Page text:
three daffodils

The plum is getting leaves to go with its blossoms and I only hope that the few bees that have been around have managed to pollinate those flowers which were too far above my head for me to reach with the pollinating brush.

plum blossom

Mrs Tootlepdal’s river of blue with the grape hyacinths doesn’t go all the way round the front lawn this year but it has  produced some good splashes of colour all the same…

three flowers

…and trout lilies and a new fritillary  are keeping the garden looking cheerful.

I was so encouraged by the warmth and a good forecast, that I got the lawn scarifier out and scarified the middle lawn.  It has a little basket  of its own to collect the debris but it is so small that I find it easier not to use it and then run the mower over the lawn to tidy everything up.  I took this picture while I was having a rest in the middle of mowing.

scarifying the lawn

It is a pain free process if the lawn is firm and dry as it is at the moment.

When I had finished, I admired some more tulips…

drive tulips

…and the magnolia (which is looking well if you don’t look too closely at it).

magnolia

Mrs Tootlepedal has used the old rotten planks from the veg beds which have been redeveloped to make a little wild life hotel beside the compost bins.  We are hoping for interesting (and useful) guests.

pile of planks

I had a rest on our new bench for awhile and noticed a bee visiting a dicentra beside me…

bee on dicentra

…and then we went in for lunch.

After lunch, I went back out to look for frogs in the pond as we had heard them muttering away while we were working in the morning, but hadn’t been able to see them.

They were easy to see in the afternoon, surrounded by tadpoles.

frog and tadpoles

We had filled the pond up before lunch because it hasn’t rained for ages and the level had dropped a bit and I thought the pond was looking better as a result.

pond in April

The date stone is one of several in the garden that are a reminder that a stone mason lived and worked here once.

The better weather had obviously encouraged birds to find food elsewhere today as we had many fewer visitors than recently and the feeder was still half full quite late in the day.

three birds

I was visited by a member of our Langholm choir who is coming to sing with the church choir on Sunday and we went through the hymns and then, while Mrs Tootlepedal had a well earned snooze after a hard morning the garden, I went off for a cycle ride.

I am still looking after my foot so I chose an easy route of just under 26 miles and took things steadily.  However, I was quite daring and put on my cycling shorts and exposed my peely-wally knobbly knees to the world as I went along.  The world took this in its stride.

The hawthorns on the hillside up the Wauchope road are in leaf and we should see the blossoms soon.  In the meantime, it was hot enough for sensible sheep to seek some shade under one of the bigger bushes.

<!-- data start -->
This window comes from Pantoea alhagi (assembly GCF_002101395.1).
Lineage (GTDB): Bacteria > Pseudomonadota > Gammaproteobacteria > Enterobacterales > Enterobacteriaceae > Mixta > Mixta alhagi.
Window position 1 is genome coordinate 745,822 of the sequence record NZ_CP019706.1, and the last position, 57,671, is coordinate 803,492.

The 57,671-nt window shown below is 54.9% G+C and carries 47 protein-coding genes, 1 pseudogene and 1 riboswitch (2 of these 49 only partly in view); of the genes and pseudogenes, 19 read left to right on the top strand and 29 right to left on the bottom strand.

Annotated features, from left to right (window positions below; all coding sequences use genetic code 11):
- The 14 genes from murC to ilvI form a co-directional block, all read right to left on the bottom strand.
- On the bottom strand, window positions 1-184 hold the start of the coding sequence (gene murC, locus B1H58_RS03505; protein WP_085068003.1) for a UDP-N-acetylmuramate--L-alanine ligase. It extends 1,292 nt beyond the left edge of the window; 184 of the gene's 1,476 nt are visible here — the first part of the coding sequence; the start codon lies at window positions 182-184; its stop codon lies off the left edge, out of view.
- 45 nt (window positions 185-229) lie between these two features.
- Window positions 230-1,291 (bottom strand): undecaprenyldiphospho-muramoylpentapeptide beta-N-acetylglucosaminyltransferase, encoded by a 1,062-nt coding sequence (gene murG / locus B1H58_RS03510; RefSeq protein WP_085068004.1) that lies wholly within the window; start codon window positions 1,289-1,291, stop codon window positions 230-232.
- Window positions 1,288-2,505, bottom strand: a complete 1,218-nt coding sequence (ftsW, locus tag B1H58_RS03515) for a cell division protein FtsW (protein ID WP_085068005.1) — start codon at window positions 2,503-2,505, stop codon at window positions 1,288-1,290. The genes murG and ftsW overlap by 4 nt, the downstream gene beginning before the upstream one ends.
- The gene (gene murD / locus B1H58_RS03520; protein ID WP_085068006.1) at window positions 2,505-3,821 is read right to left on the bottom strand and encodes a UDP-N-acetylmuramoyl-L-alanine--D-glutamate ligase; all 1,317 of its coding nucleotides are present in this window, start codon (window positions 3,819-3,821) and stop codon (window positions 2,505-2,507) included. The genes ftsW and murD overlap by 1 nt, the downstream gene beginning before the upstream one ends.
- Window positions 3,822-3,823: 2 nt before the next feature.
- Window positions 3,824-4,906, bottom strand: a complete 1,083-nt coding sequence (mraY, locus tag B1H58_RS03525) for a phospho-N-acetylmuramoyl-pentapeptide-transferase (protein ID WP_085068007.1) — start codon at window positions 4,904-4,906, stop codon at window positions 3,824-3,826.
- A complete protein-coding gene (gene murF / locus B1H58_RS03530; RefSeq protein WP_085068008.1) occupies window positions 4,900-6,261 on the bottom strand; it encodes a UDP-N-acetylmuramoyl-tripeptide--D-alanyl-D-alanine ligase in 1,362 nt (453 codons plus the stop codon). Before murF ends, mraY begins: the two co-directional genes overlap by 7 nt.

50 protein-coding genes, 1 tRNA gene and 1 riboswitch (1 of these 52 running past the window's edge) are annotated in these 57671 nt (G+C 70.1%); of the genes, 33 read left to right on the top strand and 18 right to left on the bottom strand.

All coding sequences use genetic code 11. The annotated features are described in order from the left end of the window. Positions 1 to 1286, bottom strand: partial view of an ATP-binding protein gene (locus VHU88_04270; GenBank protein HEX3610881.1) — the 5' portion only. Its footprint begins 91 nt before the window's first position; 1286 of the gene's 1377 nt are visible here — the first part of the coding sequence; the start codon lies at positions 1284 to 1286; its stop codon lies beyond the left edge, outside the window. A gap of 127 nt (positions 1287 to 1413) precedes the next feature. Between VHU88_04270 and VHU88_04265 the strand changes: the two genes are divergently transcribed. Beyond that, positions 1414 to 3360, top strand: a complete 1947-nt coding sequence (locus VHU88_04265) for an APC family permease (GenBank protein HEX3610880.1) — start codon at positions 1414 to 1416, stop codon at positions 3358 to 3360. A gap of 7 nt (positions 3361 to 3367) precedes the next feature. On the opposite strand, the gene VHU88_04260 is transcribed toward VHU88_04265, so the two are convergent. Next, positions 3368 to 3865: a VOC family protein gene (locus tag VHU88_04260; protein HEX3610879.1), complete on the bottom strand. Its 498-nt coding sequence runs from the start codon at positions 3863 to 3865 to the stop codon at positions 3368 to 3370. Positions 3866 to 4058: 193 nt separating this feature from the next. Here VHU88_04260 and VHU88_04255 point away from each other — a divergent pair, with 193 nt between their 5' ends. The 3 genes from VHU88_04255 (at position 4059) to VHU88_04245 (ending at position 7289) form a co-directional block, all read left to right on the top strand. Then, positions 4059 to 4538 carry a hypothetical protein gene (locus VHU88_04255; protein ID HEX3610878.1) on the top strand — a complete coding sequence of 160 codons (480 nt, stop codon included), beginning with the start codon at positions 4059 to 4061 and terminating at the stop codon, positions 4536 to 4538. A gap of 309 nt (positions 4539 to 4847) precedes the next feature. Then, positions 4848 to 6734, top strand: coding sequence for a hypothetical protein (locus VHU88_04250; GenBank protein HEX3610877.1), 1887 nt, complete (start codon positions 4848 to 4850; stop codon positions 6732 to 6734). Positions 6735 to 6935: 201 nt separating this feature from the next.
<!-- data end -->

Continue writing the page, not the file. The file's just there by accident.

hawthorns on warbla bank

Although spring is springing, the rough pasture on the hills is still in full winter mode, and there was no colour to be seen when I stopped for a drink and a stretch and looked down a farm track after my first five miles.

kerr view

I was getting near to Canonbie when I came across a quite unusual gate…

oystercatchergate

…with a plump oyster catcher perched on each gate post.  I was very surprised that they sat still and let me take their pictures.

On the other side of Canonbie, I liked this variegated lamb and ewe scene…

variegated lambs

…and noted that it has been so long since it rained that the moss on a bridge parapet has begun to dry out.

dried out moss

When I got to Langholm, I cycled through the town and out along the Ewes valley for a couple of miles.  This gave me the opportunity to record a fine deciduous tree near the High Mill Brig…

high mill brig tree

…a rather hazy view up the valley…

ewes valley view

…and a romantic looking conifer near my turning point.

Ewes tree

When I got home, I got the washing in and made Mrs Tootlepedal a cup of tea.  Then I watered the middle lawn as I am going to put some treatment on it tomorrow and it says that the soil should be moist..

That concluded the business for the day.

Today’s flying bird of the day came a little late to the table.

flying chaffinch attempt

Footnote:

WordPress offers blog writers a wealth of statistics about their blogs if they have the energy to look at them and last night, I browsed the word count since I started this blog in mid 2010.  I was staggered to find that I have written 2,150,000 words, an average of about 700 words per post. It seems a tremendous amount of writing to use to record a fairly humdrum existence but to be fair, there has been a lot of repetition so I don’t have to constantly find new words and phrases.  If I look back, I find that life was much the same last year and the year before…and the year before….but that is how I like it.